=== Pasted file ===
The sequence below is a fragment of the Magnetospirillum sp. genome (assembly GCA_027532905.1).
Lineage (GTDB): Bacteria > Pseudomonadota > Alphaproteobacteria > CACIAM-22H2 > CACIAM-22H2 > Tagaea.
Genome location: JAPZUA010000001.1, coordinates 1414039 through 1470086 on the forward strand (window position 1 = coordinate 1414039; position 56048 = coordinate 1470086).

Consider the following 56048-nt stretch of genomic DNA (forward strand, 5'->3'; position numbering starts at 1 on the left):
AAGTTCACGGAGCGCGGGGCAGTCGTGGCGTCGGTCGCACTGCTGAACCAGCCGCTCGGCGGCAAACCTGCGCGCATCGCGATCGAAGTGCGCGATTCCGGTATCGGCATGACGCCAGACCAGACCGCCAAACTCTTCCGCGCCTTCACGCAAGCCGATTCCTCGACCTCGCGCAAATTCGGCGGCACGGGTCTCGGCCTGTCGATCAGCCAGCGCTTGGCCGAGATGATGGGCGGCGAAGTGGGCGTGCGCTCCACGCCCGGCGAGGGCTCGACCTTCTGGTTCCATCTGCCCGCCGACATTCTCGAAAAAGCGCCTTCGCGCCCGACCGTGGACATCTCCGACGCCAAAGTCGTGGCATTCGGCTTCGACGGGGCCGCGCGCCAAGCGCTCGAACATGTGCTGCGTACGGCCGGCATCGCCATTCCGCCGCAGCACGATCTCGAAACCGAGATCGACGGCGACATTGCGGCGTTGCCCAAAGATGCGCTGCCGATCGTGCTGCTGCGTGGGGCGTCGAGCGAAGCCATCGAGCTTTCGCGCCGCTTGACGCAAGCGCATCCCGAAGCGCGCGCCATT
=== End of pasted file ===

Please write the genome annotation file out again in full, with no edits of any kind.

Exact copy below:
The sequence below is a fragment of the Magnetospirillum sp. genome (assembly GCA_027532905.1).
Lineage (GTDB): Bacteria > Pseudomonadota > Alphaproteobacteria > CACIAM-22H2 > CACIAM-22H2 > Tagaea.
Genome location: JAPZUA010000001.1, coordinates 1414039 through 1470086 on the forward strand (window position 1 = coordinate 1414039; position 56048 = coordinate 1470086).

Consider the following 56048-nt stretch of genomic DNA (forward strand, 5'->3'; position numbering starts at 1 on the left):
AAGTTCACGGAGCGCGGGGCAGTCGTGGCGTCGGTCGCACTGCTGAACCAGCCGCTCGGCGGCAAACCTGCGCGCATCGCGATCGAAGTGCGCGATTCCGGTATCGGCATGACGCCAGACCAGACCGCCAAACTCTTCCGCGCCTTCACGCAAGCCGATTCCTCGACCTCGCGCAAATTCGGCGGCACGGGTCTCGGCCTGTCGATCAGCCAGCGCTTGGCCGAGATGATGGGCGGCGAAGTGGGCGTGCGCTCCACGCCCGGCGAGGGCTCGACCTTCTGGTTCCATCTGCCCGCCGACATTCTCGAAAAAGCGCCTTCGCGCCCGACCGTGGACATCTCCGACGCCAAAGTCGTGGCATTCGGCTTCGACGGGGCCGCGCGCCAAGCGCTCGAACATGTGCTGCGTACGGCCGGCATCGCCATTCCGCCGCAGCACGATCTCGAAACCGAGATCGACGGCGACATTGCGGCGTTGCCCAAAGATGCGCTGCCGATCGTGCTGCTGCGTGGGGCGTCGAGCGAAGCCATCGAGCTTTCGCGCCGCTTGACGCAAGCGCATCCCGAAGCGCGCGCCATT